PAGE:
Sign In with Apple will come to every iPhone app: How the new privacy login tool works
Sign In with Apple is a new privacy tool that Apple announced on Monday at its annual WWDC event, and it's coming to every iPhones ($1,000 at Amazon) this fall as part of a mandatory update for developers. The security feature uses your Apple ID, not your email address, to verify your credentials. Apple says this new tool will keep you from being tracked online in ways you may not realize. Along with dark mode and new camera features, Sign In is part of iOS 13. It will also work with your Apple Watch ($349 at Amazon) and Mac.
Sign in with Apple comes at a time when security and privacy are a political hot button issue. Facebook is just one company at the heart of an ongoing security debate that's gripped lawmakers and internet users alike. Most recently, clinical laboratory Quest Diagnostics experienced a breach that exposed the data of nearly 12 million patients. In January, the internet saw one of the largest public data breaches after more than 87 gigabytes of personal information leaked online.
By giving iPhone owners secure ways to log in to online apps and services, Apple is signaling a commitment to privacy that the company has long made a mantra. (Apple Card, its digital credit card, is another example.)
Here's everything we know about how Sign In works. We'll continue to update this story as we learn more.
How does Sign in with Apple work?
Sign in with Apple is a tool that uses your Apple ID as a credential to sign into websites and apps, instead of typing in your email address. With compatible apps, you'll see an option to either tap Sign In with Apple or enter your email -- that's after you verify your identity with Face ID for an iPhone X ($625 at Walmart) phone or by tapping 3D Touch with your fingerprint on the iPhone 8 ($650 at Best Buy) or earlier.
The tool uses your iOS device to verify your credentials, instead of social account logins, which could make you vulnerable to being tracked online.
How do we know Apple's login option will appear in all my apps?
Yes. Apple's terms for developers make that clear:
Why did Apple make this?
Apple's new tool challenges the idea that you need to sacrifice your privacy to be on multiple platforms. In addition, the company started building the tool when its own employees began to question whether its services could do better. The company said Apple says Sign In service offers convenience without a privacy toll.
The tool is also part of Apple's plan to make privacy a key selling point in contrast to its competitors. The company's rivals use their sign-on services to craft a user profile to create targeted ads. Apple said it doesn't use the tool to profile users or their app activity. The company generates its revenue from the sale of devices and services, and not ads, so it isn't as interested in your information.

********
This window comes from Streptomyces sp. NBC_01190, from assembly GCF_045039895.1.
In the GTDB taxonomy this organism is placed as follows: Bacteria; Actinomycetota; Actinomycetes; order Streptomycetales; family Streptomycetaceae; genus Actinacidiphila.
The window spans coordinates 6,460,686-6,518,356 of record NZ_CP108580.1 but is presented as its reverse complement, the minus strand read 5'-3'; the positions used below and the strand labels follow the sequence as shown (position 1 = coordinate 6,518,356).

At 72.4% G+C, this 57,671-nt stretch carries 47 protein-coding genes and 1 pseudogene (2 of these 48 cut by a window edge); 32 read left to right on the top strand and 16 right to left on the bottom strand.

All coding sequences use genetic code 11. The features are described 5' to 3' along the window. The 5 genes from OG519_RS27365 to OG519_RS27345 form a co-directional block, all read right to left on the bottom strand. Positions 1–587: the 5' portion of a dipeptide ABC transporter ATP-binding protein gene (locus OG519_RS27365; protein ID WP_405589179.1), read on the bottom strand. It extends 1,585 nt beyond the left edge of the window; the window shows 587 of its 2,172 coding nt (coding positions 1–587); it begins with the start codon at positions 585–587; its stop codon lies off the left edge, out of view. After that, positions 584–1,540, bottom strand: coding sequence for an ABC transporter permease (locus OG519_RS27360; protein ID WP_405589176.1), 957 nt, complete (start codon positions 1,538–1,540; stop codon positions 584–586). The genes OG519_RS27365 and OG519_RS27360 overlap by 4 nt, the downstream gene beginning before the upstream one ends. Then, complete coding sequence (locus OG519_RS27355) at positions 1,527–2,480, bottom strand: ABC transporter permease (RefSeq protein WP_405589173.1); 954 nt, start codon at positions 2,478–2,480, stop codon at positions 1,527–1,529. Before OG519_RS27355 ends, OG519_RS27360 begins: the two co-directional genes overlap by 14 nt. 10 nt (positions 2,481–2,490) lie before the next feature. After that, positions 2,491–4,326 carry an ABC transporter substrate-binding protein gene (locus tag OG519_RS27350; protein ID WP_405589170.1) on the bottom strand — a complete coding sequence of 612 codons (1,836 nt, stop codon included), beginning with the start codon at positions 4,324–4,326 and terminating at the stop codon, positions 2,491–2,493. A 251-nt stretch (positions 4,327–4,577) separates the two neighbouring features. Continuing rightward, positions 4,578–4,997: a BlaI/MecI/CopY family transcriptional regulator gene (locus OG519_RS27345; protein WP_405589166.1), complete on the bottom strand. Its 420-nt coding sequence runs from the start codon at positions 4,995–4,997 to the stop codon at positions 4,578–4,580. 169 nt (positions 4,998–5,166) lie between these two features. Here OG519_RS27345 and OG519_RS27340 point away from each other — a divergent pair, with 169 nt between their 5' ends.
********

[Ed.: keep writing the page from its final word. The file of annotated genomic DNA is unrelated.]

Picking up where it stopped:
What if I want to use an email address instead?
If you'd rather, you can choose to hide your email address and have Apple create a random one for you. You can either choose to share your real one or the dummy email. The app or website will get the placeholder email and any messages will be forwarded to your real email address, so your identity is protected.
You'll also have a unique random email for each app or website, so when you don't want to hear from one of them, just disable the email.
Do I need an iCloud account or just an Apple ID?
We know you need an Apple ID at the very least, and we've asked Apple for clarification on any other requirements.
Is Sign in with Apple just for the iPhone?
During WWDC, Apple only demonstrated the tool on an iPhone, but you can also use it on Mac, Apple Watch and iPad ($249 at Walmart).
How is this different than signing in with Facebook or Google?
Sign In is visually similar to the icons that let you sign into an app or website with Google or Facebook, but Apple is taking a shot at Facebook and Google. Signing in with Facebook or Google might seem easier, but a lot of your personal information is attached to them like nicknames, your hometown, your birthday and more. This information might seem trite at face value, but some of that information is prime security question fodder for your bank account, for example.
Google and Facebook didn't respond to a request for comment.
Sign In also gives you more control over the permissions apps and websites have access to. You can pick and choose which apps have to ask your permission each time it requests your location data from Wi-Fi and Bluetooth. It's handy if you're trying out a new app or you don't plan on using an app often, for example.
When can I start using Sign In?
The new tool will be available, at least on iPhone, after iOS 13 launches this fall (likely September alongside the rumored iPhone 11). For now, the new OS is only available in beta to developers. The public beta is coming in July.
Originally published June 3.Update, June 4: Adds more detail about Sign in with Apple.Update, June 5 at 8:17 a.m. PT: Adds more details.